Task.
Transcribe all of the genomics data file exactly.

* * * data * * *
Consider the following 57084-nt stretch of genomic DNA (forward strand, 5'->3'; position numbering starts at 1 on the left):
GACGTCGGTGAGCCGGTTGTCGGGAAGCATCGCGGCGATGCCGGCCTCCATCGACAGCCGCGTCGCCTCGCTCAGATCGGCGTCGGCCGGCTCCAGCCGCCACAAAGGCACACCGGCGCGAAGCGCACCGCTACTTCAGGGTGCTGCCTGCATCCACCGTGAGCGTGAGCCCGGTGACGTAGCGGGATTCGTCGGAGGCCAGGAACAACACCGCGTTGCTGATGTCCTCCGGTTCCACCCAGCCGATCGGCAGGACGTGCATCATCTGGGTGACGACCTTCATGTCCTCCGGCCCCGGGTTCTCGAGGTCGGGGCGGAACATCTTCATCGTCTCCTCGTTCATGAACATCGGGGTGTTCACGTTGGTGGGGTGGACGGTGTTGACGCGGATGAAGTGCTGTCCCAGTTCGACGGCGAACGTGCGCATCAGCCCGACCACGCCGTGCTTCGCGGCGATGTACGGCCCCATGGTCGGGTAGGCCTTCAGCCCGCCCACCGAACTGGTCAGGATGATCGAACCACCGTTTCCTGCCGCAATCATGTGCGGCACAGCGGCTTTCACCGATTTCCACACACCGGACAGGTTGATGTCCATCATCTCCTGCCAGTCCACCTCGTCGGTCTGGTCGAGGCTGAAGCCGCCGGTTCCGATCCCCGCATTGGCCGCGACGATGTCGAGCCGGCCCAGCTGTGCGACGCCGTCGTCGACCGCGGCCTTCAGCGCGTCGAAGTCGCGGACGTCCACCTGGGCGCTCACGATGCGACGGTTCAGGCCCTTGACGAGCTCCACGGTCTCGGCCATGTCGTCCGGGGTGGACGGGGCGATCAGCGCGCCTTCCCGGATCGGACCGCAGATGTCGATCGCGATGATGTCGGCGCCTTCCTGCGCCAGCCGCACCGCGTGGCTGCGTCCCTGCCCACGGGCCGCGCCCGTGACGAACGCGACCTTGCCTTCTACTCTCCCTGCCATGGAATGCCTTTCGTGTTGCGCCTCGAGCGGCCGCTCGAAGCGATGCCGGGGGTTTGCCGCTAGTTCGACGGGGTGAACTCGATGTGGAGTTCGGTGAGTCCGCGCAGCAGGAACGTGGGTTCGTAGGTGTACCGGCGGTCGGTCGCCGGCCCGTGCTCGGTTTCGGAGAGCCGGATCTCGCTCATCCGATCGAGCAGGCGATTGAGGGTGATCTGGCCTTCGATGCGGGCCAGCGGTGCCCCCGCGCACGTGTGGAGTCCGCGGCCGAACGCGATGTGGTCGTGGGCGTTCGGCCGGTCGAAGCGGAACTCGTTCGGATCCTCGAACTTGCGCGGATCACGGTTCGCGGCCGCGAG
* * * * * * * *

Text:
Consider the following 57084-nt stretch of genomic DNA (forward strand, 5'->3'; position numbering starts at 1 on the left):
GACGTCGGTGAGCCGGTTGTCGGGAAGCATCGCGGCGATGCCGGCCTCCATCGACAGCCGCGTCGCCTCGCTCAGATCGGCGTCGGCCGGCTCCAGCCGCCACAAAGGCACACCGGCGCGAAGCGCACCGCTACTTCAGGGTGCTGCCTGCATCCACCGTGAGCGTGAGCCCGGTGACGTAGCGGGATTCGTCGGAGGCCAGGAACAACACCGCGTTGCTGATGTCCTCCGGTTCCACCCAGCCGATCGGCAGGACGTGCATCATCTGGGTGACGACCTTCATGTCCTCCGGCCCCGGGTTCTCGAGGTCGGGGCGGAACATCTTCATCGTCTCCTCGTTCATGAACATCGGGGTGTTCACGTTGGTGGGGTGGACGGTGTTGACGCGGATGAAGTGCTGTCCCAGTTCGACGGCGAACGTGCGCATCAGCCCGACCACGCCGTGCTTCGCGGCGATGTACGGCCCCATGGTCGGGTAGGCCTTCAGCCCGCCCACCGAACTGGTCAGGATGATCGAACCACCGTTTCCTGCCGCAATCATGTGCGGCACAGCGGCTTTCACCGATTTCCACACACCGGACAGGTTGATGTCCATCATCTCCTGCCAGTCCACCTCGTCGGTCTGGTCGAGGCTGAAGCCGCCGGTTCCGATCCCCGCATTGGCCGCGACGATGTCGAGCCGGCCCAGCTGTGCGACGCCGTCGTCGACCGCGGCCTTCAGCGCGTCGAAGTCGCGGACGTCCACCTGGGCGCTCACGATGCGACGGTTCAGGCCCTTGACGAGCTCCACGGTCTCGGCCATGTCGTCCGGGGTGGACGGGGCGATCAGCGCGCCTTCCCGGATCGGACCGCAGATGTCGATCGCGATGATGTCGGCGCCTTCCTGCGCCAGCCGCACCGCGTGGCTGCGTCCCTGCCCACGGGCCGCGCCCGTGACGAACGCGACCTTGCCTTCTACTCTCCCTGCCATGGAATGCCTTTCGTGTTGCGCCTCGAGCGGCCGCTCGAAGCGATGCCGGGGGTTTGCCGCTAGTTCGACGGGGTGAACTCGATGTGGAGTTCGGTGAGTCCGCGCAGCAGGAACGTGGGTTCGTAGGTGTACCGGCGGTCGGTCGCCGGCCCGTGCTCGGTTTCGGAGAGCCGGATCTCGCTCATCCGATCGAGCAGGCGATTGAGGGTGATCTGGCCTTCGATGCGGGCCAGCGGTGCCCCCGCGCACGTGTGGAGTCCGCGGCCGAACGCGATGTGGTCGTGGGCGTTCGGCCGGTCGAAGCGGAACTCGTTCGGATCCTCGAACTTGCGCGGATCACGGTTCGCGGCCGCGAG